The price of crude oil has made back all that it lost during the COVID-19 pandemic of 2020 as demand for petroleum products has returned.
In January 2020, crude oil traded in the $60 range for West Texas Intermediate on the New York Mercantile Exchange (NYMEX), but began to slide as the global economy went into a tailspin because of governments’ worldwide ordered lockdowns.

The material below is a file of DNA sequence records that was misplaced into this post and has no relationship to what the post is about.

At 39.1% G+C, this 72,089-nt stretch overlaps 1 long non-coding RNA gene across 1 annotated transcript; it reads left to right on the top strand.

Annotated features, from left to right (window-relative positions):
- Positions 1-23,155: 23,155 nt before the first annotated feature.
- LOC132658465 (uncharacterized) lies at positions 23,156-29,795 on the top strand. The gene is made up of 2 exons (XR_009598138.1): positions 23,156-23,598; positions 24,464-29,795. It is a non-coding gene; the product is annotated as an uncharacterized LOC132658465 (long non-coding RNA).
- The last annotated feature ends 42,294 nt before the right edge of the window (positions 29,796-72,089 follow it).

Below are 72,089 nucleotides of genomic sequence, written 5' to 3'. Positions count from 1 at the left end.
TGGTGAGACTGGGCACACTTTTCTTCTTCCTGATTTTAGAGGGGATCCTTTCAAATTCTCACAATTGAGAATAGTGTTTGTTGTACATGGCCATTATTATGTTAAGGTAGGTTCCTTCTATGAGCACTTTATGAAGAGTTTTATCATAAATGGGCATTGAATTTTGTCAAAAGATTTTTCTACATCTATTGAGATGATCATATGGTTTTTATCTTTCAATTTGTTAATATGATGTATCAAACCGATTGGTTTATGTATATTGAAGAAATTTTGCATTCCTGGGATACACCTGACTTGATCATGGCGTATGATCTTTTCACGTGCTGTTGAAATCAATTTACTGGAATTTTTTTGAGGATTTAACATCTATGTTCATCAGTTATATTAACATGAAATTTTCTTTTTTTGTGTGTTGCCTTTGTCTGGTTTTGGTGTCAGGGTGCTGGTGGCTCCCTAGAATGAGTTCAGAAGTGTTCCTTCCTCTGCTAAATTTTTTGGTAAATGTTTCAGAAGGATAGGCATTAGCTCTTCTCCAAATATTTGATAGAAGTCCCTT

By the beginning of the second quarter the WTI price had fallen to less than $20.
Soft prices resulted in production declines in the U.S. and around the world. U.S. production dropped from 13 million barrels per day (b/d) to 11 million b/d.
The Organization of Petroleum Exporting Countries and a group of non-member producing countries, which includes Russia, decided to cut production by 9.7 million b/d.
As supply decreased and demand increased the oversupply eventually eased. Crude oil inventories in the U.S. reached a record high of 540 million barrels in June 2020, but they have…